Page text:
Taylor Adamson (MFA ’17) has won the 2017 Rita and Burton Goldberg Playwriting Prize for his thesis work, Endless Summer. Adamson’s award-winning play follows three young people and their adventures as they sublet a New York City apartment and discover more about themselves and the distinct individuals they want to become. It was presented in a staged reading at the MFA Playwriting Festival of New Works, the Hunter graduate program’s spring showcase of second-year thesis projects. Bestowed annually, the Goldberg prize includes a cash award.
Born and raised in Texas, Adamson came to New York to earn his BFA from NYU’s Tisch School of the Arts. He has worked with several theatre companies and had his plays produced in New York, California, Colorado, Ohio, Washington, DC and Columbia, Ontario. His latest project is a drama set in Texas about the relationship between two sisters who meet for the first time after their father dies.
Adamson says that when he decided to pursue an MFA, he was impressed by the extraordinary faculty of Hunter’s Rita and Burton Goldberg Playwriting Program – a faculty that currently boasts 2016 MacArthur “Genius” and Obie winner Branden Jacobs-Jenkins, Pulitzer Prize winner Annie Baker, and 2012 Guggenheim Fellow Brighde Mullins.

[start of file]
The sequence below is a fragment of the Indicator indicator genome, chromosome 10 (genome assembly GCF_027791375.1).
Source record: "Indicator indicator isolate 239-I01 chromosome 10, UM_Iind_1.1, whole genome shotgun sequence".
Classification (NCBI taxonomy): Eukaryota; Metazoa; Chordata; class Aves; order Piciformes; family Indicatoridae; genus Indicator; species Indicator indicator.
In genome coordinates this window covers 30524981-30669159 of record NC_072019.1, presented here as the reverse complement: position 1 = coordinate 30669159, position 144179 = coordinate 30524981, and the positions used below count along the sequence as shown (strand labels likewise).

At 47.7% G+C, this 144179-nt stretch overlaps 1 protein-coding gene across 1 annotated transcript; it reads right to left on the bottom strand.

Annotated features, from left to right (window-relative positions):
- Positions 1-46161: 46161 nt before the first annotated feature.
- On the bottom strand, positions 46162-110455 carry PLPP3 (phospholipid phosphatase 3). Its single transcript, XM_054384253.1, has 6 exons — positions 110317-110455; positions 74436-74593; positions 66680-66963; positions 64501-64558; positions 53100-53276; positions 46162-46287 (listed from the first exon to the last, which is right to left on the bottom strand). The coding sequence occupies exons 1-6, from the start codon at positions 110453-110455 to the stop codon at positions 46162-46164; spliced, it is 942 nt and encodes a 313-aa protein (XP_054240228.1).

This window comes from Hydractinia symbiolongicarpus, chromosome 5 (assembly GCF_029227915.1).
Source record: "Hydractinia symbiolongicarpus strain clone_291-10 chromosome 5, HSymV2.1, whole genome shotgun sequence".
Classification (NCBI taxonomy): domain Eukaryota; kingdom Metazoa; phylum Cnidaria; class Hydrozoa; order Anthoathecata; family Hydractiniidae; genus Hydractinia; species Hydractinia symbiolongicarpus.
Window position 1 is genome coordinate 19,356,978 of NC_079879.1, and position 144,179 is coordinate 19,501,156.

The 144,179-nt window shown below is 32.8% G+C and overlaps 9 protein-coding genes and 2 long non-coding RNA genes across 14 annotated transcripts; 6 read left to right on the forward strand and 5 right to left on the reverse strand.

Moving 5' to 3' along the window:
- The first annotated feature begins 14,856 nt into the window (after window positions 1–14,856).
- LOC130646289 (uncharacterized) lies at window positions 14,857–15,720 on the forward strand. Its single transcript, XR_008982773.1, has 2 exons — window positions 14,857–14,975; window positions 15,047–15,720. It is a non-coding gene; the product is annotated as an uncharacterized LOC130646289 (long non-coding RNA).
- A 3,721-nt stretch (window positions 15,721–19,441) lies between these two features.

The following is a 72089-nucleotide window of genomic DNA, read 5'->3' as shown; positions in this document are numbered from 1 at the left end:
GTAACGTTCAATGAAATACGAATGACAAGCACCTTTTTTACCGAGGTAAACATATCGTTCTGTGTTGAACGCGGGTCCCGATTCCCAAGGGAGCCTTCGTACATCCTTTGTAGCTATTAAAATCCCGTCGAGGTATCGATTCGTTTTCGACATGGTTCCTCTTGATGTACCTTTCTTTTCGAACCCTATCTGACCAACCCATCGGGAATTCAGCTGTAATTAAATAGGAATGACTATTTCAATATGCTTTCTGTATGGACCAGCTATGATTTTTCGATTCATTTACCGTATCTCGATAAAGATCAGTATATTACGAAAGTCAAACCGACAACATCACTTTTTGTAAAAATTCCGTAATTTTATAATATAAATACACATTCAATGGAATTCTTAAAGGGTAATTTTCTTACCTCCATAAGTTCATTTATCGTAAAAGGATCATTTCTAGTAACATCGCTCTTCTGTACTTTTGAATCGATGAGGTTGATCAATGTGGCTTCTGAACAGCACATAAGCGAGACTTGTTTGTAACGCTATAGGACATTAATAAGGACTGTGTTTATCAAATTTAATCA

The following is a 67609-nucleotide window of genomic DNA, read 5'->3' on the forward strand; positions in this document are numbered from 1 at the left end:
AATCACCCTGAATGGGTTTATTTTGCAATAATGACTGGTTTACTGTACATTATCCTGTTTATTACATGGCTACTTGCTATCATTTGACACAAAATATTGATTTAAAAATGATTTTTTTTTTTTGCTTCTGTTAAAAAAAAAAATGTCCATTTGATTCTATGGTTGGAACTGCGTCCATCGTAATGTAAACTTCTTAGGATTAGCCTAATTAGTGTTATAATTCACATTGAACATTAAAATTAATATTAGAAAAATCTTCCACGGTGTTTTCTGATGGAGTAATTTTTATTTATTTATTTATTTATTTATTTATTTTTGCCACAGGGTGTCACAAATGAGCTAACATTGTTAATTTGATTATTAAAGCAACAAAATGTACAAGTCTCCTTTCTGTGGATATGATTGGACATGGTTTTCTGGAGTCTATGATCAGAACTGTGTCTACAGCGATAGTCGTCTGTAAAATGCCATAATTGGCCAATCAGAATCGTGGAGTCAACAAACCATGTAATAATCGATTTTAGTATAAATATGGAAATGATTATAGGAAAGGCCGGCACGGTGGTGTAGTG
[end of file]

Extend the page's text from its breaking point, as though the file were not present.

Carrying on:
“This program has three exceptionally dedicated, brilliant individuals whose teaching approaches are diverse and complementary, and who are each incredibly inspiring writers on their own terms,” Adamson said. “Working with them and my peers has been the greatest joy.”
The source of the program’s overall excellence and low cost to students is its endowment – funded by Hunter alumna Rita Goldberg and her late husband, Burton. The Goldbergs’ generosity, guided by their love of great writing for the stage, now plays a vital role in theatre at Hunter and across the country. At the award ceremony on June 1, Rita Goldberg’s family joined Hunter College President Jennifer J. Raab, MFA students and theatre faculty in applauding the honoree, his fellow graduates, and the program that has helped them hone their craft.